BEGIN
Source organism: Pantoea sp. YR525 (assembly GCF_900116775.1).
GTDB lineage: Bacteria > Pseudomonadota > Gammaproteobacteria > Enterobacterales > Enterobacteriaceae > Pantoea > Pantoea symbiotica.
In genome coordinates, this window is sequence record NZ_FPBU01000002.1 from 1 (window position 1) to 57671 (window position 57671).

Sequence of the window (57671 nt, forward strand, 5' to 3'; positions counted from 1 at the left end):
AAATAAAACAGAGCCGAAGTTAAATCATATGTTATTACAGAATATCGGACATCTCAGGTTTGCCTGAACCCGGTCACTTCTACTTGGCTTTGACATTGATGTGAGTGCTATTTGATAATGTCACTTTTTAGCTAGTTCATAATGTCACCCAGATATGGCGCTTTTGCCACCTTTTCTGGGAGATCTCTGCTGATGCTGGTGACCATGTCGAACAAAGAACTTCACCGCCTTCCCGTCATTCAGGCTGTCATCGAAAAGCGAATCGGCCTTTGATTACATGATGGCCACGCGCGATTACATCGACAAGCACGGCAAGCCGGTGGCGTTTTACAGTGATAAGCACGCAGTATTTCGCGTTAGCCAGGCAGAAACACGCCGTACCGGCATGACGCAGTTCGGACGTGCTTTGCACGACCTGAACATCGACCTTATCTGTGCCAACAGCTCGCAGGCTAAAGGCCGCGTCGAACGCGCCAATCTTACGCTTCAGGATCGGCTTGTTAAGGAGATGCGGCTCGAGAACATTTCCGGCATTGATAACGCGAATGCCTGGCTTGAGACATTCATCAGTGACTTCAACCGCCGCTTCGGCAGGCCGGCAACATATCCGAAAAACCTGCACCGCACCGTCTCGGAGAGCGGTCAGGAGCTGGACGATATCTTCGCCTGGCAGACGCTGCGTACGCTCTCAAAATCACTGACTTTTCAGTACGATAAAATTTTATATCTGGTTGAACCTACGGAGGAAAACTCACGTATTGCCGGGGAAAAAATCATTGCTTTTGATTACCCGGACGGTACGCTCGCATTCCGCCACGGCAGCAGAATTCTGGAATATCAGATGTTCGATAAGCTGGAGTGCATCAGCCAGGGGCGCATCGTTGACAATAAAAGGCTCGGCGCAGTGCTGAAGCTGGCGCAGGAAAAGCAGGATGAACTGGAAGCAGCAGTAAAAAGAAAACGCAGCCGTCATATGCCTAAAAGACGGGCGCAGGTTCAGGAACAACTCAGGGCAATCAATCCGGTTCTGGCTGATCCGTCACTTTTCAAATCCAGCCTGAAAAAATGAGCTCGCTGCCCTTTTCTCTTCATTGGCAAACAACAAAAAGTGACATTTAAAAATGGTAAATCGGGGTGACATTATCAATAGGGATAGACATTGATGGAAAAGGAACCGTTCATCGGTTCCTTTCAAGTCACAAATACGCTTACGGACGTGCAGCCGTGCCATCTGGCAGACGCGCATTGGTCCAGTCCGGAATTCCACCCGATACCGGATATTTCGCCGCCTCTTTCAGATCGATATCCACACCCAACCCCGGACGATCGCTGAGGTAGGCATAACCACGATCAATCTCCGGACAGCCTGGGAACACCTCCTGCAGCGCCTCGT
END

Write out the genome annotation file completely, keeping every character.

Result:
Source organism: Pantoea sp. YR525 (assembly GCF_900116775.1).
GTDB lineage: Bacteria > Pseudomonadota > Gammaproteobacteria > Enterobacterales > Enterobacteriaceae > Pantoea > Pantoea symbiotica.
In genome coordinates, this window is sequence record NZ_FPBU01000002.1 from 1 (window position 1) to 57671 (window position 57671).

Sequence of the window (57671 nt, forward strand, 5' to 3'; positions counted from 1 at the left end):
AAATAAAACAGAGCCGAAGTTAAATCATATGTTATTACAGAATATCGGACATCTCAGGTTTGCCTGAACCCGGTCACTTCTACTTGGCTTTGACATTGATGTGAGTGCTATTTGATAATGTCACTTTTTAGCTAGTTCATAATGTCACCCAGATATGGCGCTTTTGCCACCTTTTCTGGGAGATCTCTGCTGATGCTGGTGACCATGTCGAACAAAGAACTTCACCGCCTTCCCGTCATTCAGGCTGTCATCGAAAAGCGAATCGGCCTTTGATTACATGATGGCCACGCGCGATTACATCGACAAGCACGGCAAGCCGGTGGCGTTTTACAGTGATAAGCACGCAGTATTTCGCGTTAGCCAGGCAGAAACACGCCGTACCGGCATGACGCAGTTCGGACGTGCTTTGCACGACCTGAACATCGACCTTATCTGTGCCAACAGCTCGCAGGCTAAAGGCCGCGTCGAACGCGCCAATCTTACGCTTCAGGATCGGCTTGTTAAGGAGATGCGGCTCGAGAACATTTCCGGCATTGATAACGCGAATGCCTGGCTTGAGACATTCATCAGTGACTTCAACCGCCGCTTCGGCAGGCCGGCAACATATCCGAAAAACCTGCACCGCACCGTCTCGGAGAGCGGTCAGGAGCTGGACGATATCTTCGCCTGGCAGACGCTGCGTACGCTCTCAAAATCACTGACTTTTCAGTACGATAAAATTTTATATCTGGTTGAACCTACGGAGGAAAACTCACGTATTGCCGGGGAAAAAATCATTGCTTTTGATTACCCGGACGGTACGCTCGCATTCCGCCACGGCAGCAGAATTCTGGAATATCAGATGTTCGATAAGCTGGAGTGCATCAGCCAGGGGCGCATCGTTGACAATAAAAGGCTCGGCGCAGTGCTGAAGCTGGCGCAGGAAAAGCAGGATGAACTGGAAGCAGCAGTAAAAAGAAAACGCAGCCGTCATATGCCTAAAAGACGGGCGCAGGTTCAGGAACAACTCAGGGCAATCAATCCGGTTCTGGCTGATCCGTCACTTTTCAAATCCAGCCTGAAAAAATGAGCTCGCTGCCCTTTTCTCTTCATTGGCAAACAACAAAAAGTGACATTTAAAAATGGTAAATCGGGGTGACATTATCAATAGGGATAGACATTGATGGAAAAGGAACCGTTCATCGGTTCCTTTCAAGTCACAAATACGCTTACGGACGTGCAGCCGTGCCATCTGGCAGACGCGCATTGGTCCAGTCCGGAATTCCACCCGATACCGGATATTTCGCCGCCTCTTTCAGATCGATATCCACACCCAACCCCGGACGATCGCTGAGGTAGGCATAACCACGATCAATCTCCGGACAGCCTGGGAACACCTCCTGCAGCGCCTCGT